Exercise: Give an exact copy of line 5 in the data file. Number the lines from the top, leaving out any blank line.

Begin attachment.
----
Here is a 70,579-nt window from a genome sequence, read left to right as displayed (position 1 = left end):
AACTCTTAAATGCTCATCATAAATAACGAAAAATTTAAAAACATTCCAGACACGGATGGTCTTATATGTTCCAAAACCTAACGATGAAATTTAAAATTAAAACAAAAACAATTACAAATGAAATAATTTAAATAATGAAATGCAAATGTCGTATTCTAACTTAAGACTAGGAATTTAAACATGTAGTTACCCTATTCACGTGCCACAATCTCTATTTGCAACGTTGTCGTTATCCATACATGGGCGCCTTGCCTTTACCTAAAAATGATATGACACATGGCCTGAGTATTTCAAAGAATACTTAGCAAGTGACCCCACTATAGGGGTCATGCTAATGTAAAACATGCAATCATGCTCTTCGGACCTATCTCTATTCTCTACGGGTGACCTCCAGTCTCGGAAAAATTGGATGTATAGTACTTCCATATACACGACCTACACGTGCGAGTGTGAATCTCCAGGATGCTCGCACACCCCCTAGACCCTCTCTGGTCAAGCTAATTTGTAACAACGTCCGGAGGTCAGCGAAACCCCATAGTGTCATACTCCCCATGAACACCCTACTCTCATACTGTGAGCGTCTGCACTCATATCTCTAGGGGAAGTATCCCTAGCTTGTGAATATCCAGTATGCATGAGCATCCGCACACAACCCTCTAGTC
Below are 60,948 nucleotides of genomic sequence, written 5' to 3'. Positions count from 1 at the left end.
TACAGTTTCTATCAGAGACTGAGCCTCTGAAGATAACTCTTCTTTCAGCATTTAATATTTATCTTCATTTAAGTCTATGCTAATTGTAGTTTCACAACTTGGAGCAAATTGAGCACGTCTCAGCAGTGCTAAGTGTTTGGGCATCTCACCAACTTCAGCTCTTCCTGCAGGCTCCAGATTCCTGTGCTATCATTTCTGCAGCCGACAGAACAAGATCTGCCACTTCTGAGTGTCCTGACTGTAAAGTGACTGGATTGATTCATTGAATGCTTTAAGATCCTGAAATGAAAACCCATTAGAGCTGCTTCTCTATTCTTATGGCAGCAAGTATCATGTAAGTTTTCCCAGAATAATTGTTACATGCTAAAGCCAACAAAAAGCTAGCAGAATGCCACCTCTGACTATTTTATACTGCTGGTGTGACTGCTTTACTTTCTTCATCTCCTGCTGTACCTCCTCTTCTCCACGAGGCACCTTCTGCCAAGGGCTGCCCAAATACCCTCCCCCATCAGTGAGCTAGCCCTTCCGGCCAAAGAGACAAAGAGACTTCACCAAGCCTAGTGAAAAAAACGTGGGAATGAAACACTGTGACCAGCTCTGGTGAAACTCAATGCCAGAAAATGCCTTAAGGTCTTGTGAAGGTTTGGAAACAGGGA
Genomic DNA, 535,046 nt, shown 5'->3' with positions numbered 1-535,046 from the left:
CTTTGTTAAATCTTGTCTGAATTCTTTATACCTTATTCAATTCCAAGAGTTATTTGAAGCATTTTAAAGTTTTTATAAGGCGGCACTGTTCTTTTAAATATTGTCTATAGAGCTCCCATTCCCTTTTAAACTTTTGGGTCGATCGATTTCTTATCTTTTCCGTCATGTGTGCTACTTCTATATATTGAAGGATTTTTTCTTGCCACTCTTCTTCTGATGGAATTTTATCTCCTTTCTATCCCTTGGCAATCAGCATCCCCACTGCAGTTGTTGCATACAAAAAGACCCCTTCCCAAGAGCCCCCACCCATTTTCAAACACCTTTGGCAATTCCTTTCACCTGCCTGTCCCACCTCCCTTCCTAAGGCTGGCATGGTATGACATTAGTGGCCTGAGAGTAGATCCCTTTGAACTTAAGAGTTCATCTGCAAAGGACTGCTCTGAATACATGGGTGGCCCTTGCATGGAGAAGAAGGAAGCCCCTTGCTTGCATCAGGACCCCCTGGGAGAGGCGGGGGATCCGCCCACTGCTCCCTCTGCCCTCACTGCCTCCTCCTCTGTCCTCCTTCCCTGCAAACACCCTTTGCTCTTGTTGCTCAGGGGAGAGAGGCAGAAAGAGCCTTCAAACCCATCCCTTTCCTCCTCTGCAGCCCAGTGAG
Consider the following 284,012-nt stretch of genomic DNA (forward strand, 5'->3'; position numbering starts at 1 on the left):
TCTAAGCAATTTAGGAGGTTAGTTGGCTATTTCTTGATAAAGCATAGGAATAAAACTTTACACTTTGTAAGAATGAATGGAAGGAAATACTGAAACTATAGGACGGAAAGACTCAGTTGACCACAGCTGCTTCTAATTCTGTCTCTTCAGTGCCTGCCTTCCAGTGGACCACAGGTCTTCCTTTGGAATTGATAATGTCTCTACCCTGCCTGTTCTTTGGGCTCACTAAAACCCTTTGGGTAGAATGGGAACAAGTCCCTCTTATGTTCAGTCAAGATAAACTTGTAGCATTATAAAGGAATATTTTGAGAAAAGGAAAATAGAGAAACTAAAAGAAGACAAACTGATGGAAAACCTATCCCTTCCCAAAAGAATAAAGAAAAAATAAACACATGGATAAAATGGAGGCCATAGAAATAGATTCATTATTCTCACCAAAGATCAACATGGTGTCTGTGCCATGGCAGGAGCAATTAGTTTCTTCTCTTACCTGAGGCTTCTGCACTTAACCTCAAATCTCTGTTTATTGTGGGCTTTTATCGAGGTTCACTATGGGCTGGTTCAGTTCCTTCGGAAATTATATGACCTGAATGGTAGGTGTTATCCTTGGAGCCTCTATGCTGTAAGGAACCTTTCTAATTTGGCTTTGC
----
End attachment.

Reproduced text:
Genomic DNA, 535,046 nt, shown 5'->3' with positions numbered 1-535,046 from the left: